Friday Letter Hong Kong sevens

Seven quips from our annual PERE Summit: Asia, which took place this week against a backdrop of China growth doubts and the Eurozone crisis.

You may be aware that next month, the USA, Canada, England and France compete against China, Japan, Australia and New Zealand in rugby’s Hong Kong Sevens international tournament. While less physcial, of course, there were country versus country matters to resolve this week too as PERE hosted its own event in Hong Kong, the PERE Summit: Asia, where 350-plus delegates descended on The Conrad Hotel.

Whether it was the recent question marks about China’s economic prospects or the fallout from the ongoing Eurozone crisis, participants on stage had few topics to laugh about. Nonetheless, that didn’t stop the two-day event from providing a hearty level of competition and humour as participants shared their wisdom.

It’s easy to forget that trade conferences can (and arguably should) be just as much entertaining as they are informative and this week's summit was a well received reminder of that. So, in our version of Hong Kong Sevens, here are seven choice quotes extracted from our comprehensively packed on-stage happenings.

1. Economist-cum-sleuth

“If I wasn’t an economist, I’d loved to have become a detective. I certainly feel like a detective when it comes to looking at China, since uncovering the simplest piece of information can turn out to be an entire investigation,” said Diana Choyleva, director of Lombard Street Research, revealing how following China’s economy has unearthed her true calling.

2. What’s wrong with 5 percent?

“Tell the finance minister in Greece or in Spain that his GDP growth will only be 5 percent and see how happy he is,” said John Saunders, Asia chief executive officer at MGPA, showing he wasn’t bothered by Choyleva’s prediction that China’s real GDP growth over the coming decade would, on average, be about half of its recent 10 percent highs.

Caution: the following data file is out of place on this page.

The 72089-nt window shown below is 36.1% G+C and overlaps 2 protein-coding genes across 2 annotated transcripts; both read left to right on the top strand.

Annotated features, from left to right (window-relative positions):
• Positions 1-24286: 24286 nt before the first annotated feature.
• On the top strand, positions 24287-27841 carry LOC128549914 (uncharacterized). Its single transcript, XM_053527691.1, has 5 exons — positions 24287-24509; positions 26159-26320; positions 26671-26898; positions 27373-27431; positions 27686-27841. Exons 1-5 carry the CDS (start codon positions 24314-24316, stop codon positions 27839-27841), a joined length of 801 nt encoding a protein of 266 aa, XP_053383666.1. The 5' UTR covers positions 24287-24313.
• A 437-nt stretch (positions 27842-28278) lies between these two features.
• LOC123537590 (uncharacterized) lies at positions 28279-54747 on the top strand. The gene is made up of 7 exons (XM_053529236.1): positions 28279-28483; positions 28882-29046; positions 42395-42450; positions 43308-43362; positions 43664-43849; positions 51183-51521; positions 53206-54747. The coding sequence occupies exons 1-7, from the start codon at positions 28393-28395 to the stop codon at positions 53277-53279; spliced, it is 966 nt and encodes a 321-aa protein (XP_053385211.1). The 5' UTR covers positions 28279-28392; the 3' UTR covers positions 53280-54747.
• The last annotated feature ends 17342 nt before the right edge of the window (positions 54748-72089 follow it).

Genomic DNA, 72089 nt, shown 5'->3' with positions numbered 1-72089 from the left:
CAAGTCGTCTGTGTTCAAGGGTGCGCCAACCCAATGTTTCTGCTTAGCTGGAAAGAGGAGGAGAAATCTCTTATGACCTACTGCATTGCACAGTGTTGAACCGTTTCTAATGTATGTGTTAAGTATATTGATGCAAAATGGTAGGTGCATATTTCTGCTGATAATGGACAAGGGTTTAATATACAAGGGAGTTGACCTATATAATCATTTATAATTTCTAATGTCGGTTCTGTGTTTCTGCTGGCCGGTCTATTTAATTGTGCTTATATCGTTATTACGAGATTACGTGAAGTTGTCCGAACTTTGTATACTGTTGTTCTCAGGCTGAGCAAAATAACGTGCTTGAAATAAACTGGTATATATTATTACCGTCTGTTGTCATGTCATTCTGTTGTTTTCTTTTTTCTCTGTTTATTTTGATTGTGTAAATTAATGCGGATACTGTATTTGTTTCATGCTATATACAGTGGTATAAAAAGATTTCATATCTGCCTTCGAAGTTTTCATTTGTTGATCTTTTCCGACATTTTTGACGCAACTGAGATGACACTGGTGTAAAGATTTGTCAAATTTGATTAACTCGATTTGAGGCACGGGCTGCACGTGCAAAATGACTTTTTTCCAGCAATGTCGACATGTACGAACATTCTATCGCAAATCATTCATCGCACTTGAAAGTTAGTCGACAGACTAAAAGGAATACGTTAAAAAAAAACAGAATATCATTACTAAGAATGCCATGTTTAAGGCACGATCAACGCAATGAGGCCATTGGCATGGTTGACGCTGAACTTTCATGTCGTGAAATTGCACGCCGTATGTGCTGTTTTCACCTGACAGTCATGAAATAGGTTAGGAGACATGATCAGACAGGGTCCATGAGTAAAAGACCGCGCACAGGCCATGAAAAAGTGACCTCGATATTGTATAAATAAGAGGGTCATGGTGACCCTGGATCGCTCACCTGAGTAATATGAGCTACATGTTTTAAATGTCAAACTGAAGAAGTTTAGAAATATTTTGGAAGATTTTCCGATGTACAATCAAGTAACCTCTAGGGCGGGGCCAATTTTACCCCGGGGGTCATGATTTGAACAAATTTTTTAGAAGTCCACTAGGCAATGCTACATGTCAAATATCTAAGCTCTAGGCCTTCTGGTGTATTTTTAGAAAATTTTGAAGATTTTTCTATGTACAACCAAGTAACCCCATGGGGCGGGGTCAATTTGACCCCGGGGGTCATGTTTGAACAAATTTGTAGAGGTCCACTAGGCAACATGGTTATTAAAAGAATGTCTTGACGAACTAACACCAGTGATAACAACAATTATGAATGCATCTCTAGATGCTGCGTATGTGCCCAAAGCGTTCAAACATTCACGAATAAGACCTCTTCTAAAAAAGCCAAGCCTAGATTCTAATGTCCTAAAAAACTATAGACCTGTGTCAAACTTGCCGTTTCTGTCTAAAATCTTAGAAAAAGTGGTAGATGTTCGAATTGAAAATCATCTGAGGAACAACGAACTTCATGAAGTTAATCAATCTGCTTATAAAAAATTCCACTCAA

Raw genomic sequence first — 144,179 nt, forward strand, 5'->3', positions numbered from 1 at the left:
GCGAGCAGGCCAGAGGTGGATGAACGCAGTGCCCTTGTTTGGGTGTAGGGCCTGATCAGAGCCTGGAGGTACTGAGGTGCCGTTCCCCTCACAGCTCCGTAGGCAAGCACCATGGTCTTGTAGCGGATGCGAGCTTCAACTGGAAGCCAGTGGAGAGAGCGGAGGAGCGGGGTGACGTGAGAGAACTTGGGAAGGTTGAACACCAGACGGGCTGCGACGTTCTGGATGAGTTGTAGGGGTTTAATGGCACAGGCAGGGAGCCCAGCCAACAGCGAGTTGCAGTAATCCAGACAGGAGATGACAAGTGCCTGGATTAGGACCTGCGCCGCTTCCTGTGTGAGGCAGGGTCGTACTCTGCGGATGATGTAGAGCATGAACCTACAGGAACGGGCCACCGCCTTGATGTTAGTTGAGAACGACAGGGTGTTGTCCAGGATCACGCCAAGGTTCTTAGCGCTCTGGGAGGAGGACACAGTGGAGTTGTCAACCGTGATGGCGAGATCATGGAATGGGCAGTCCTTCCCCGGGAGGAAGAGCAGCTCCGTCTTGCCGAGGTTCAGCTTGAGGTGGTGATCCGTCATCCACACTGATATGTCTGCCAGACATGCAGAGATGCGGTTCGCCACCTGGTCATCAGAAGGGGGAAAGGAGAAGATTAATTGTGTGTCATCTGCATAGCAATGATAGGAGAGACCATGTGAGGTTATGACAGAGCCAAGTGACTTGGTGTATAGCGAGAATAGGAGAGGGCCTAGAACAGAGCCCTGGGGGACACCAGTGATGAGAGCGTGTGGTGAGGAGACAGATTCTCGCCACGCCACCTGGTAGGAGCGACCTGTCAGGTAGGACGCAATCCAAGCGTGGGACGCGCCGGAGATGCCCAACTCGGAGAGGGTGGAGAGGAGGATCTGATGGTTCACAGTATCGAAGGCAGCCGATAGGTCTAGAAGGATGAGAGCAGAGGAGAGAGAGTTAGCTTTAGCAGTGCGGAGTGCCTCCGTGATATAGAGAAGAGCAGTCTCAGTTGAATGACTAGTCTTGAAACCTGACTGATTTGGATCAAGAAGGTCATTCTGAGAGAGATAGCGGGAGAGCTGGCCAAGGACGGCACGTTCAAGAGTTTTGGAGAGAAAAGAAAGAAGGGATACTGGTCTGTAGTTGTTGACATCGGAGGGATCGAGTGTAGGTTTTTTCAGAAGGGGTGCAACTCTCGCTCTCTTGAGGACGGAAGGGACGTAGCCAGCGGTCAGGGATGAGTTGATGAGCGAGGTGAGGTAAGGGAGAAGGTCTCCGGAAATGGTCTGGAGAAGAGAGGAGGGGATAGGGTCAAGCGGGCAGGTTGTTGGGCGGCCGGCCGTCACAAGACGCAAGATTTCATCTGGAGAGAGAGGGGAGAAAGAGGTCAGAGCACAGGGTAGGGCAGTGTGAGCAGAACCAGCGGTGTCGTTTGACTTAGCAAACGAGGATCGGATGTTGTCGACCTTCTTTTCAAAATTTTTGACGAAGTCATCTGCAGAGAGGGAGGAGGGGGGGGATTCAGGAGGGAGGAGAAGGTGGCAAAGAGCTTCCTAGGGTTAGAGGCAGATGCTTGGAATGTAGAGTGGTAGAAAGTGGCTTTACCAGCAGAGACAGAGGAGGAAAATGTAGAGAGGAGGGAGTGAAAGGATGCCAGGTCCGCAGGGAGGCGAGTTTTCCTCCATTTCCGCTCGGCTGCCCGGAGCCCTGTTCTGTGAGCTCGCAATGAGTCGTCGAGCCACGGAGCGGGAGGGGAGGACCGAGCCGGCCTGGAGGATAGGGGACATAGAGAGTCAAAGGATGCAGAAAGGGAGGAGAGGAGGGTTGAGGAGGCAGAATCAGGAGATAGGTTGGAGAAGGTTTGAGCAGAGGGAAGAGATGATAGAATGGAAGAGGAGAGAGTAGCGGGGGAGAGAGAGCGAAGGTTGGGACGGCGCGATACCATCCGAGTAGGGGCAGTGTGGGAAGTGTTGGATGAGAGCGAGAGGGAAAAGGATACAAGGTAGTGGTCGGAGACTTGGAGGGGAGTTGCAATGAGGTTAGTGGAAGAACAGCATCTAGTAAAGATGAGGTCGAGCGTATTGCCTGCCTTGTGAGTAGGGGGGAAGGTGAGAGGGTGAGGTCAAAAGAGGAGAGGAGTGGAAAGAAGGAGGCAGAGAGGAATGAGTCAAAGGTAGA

3. Tax party over

“It’s the dirty little secret of China: this whole business of selling off-shore and rolling up tax liabilities. I can think of one building in Shanghai that is now on owner number seven and the rolled-up tax liability for that must be absolutely horrific. I think that party is going to come to an end.” MGPA’s Saunders lifts the lid on the off-shore tax planning game of certain real estate investors in China.

4. Suitcase investors

“When there aren’t many suitcase investors, that’s the time to come in and deploy capital,” said Vikas Chimakurthy, director at Kotak Investment Advisors, explaining that the best time to invest capital in India is when those who only have short-term strategies for the country have left.

5. Toxic, us?

“By the way, radiation and contamination in Hong Kong is actually slightly higher than Tokyo, and you guys aren’t even close to a nuclear power station – yours is naturally higher.” Koichiro Obu, head of research for Japan and Korea at RREEF Real Estate, defends his country’s honour to a largely Hong Kong-based audience.

6. Push, push

“I’d like to compare it to giving birth. When you’ve gone through all the pain of putting together a PPM, the side letters are the last wave of contractions. It just doesn’t matter anymore.” Rachel Renucci-Tan, chief executive of TAN-EU Capital, challenges a predominantly male audience to empathise.

7. Pitch imperfect

“You may find you’re pitching to someone just to find out at the end of the day that they can’t even do real estate because they’re subject to policy restrictions.” William Shaw, director at Composition Capital Partners, warns those GPs intent on flying to Korea that being granted a meeting doesn’t automatically mean the organisation is actually an active investor in the real estate asset class.

For more on the event, see April’s issue of PERE magazine.